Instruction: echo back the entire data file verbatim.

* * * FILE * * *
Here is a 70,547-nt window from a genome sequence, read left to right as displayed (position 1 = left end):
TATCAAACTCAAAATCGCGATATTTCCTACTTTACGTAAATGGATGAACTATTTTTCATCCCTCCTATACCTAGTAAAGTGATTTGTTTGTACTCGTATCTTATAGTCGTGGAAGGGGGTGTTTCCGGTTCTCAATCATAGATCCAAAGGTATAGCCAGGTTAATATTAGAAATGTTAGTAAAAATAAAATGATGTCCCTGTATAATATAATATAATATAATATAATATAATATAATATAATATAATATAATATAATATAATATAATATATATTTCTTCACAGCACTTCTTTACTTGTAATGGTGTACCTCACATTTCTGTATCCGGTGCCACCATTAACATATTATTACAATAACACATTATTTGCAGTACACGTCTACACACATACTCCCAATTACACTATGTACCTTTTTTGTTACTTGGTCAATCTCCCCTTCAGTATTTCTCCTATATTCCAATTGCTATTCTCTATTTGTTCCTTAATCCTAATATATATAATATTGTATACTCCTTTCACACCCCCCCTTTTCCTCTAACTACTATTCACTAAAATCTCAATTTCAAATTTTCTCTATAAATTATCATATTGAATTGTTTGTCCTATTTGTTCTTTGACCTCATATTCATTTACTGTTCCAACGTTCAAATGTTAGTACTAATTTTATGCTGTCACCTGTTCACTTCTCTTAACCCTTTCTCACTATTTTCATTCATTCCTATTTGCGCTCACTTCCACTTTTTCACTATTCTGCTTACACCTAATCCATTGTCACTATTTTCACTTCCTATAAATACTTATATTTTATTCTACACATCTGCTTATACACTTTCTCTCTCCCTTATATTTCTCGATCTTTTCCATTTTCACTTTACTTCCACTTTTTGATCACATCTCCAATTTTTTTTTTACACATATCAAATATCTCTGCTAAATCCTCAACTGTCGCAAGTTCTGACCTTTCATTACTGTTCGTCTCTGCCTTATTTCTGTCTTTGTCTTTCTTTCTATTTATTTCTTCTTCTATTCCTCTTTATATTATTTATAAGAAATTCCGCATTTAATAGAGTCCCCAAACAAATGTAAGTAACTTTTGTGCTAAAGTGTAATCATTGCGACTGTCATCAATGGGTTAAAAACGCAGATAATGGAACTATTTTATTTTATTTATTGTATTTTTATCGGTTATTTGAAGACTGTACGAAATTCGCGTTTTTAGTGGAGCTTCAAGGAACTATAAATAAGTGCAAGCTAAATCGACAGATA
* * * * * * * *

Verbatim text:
Here is a 70,547-nt window from a genome sequence, read left to right as displayed (position 1 = left end):
TATCAAACTCAAAATCGCGATATTTCCTACTTTACGTAAATGGATGAACTATTTTTCATCCCTCCTATACCTAGTAAAGTGATTTGTTTGTACTCGTATCTTATAGTCGTGGAAGGGGGTGTTTCCGGTTCTCAATCATAGATCCAAAGGTATAGCCAGGTTAATATTAGAAATGTTAGTAAAAATAAAATGATGTCCCTGTATAATATAATATAATATAATATAATATAATATAATATAATATAATATAATATAATATAATATAATATATATTTCTTCACAGCACTTCTTTACTTGTAATGGTGTACCTCACATTTCTGTATCCGGTGCCACCATTAACATATTATTACAATAACACATTATTTGCAGTACACGTCTACACACATACTCCCAATTACACTATGTACCTTTTTTGTTACTTGGTCAATCTCCCCTTCAGTATTTCTCCTATATTCCAATTGCTATTCTCTATTTGTTCCTTAATCCTAATATATATAATATTGTATACTCCTTTCACACCCCCCCTTTTCCTCTAACTACTATTCACTAAAATCTCAATTTCAAATTTTCTCTATAAATTATCATATTGAATTGTTTGTCCTATTTGTTCTTTGACCTCATATTCATTTACTGTTCCAACGTTCAAATGTTAGTACTAATTTTATGCTGTCACCTGTTCACTTCTCTTAACCCTTTCTCACTATTTTCATTCATTCCTATTTGCGCTCACTTCCACTTTTTCACTATTCTGCTTACACCTAATCCATTGTCACTATTTTCACTTCCTATAAATACTTATATTTTATTCTACACATCTGCTTATACACTTTCTCTCTCCCTTATATTTCTCGATCTTTTCCATTTTCACTTTACTTCCACTTTTTGATCACATCTCCAATTTTTTTTTTACACATATCAAATATCTCTGCTAAATCCTCAACTGTCGCAAGTTCTGACCTTTCATTACTGTTCGTCTCTGCCTTATTTCTGTCTTTGTCTTTCTTTCTATTTATTTCTTCTTCTATTCCTCTTTATATTATTTATAAGAAATTCCGCATTTAATAGAGTCCCCAAACAAATGTAAGTAACTTTTGTGCTAAAGTGTAATCATTGCGACTGTCATCAATGGGTTAAAAACGCAGATAATGGAACTATTTTATTTTATTTATTGTATTTTTATCGGTTATTTGAAGACTGTACGAAATTCGCGTTTTTAGTGGAGCTTCAAGGAACTATAAATAAGTGCAAGCTAAATCGACAGATA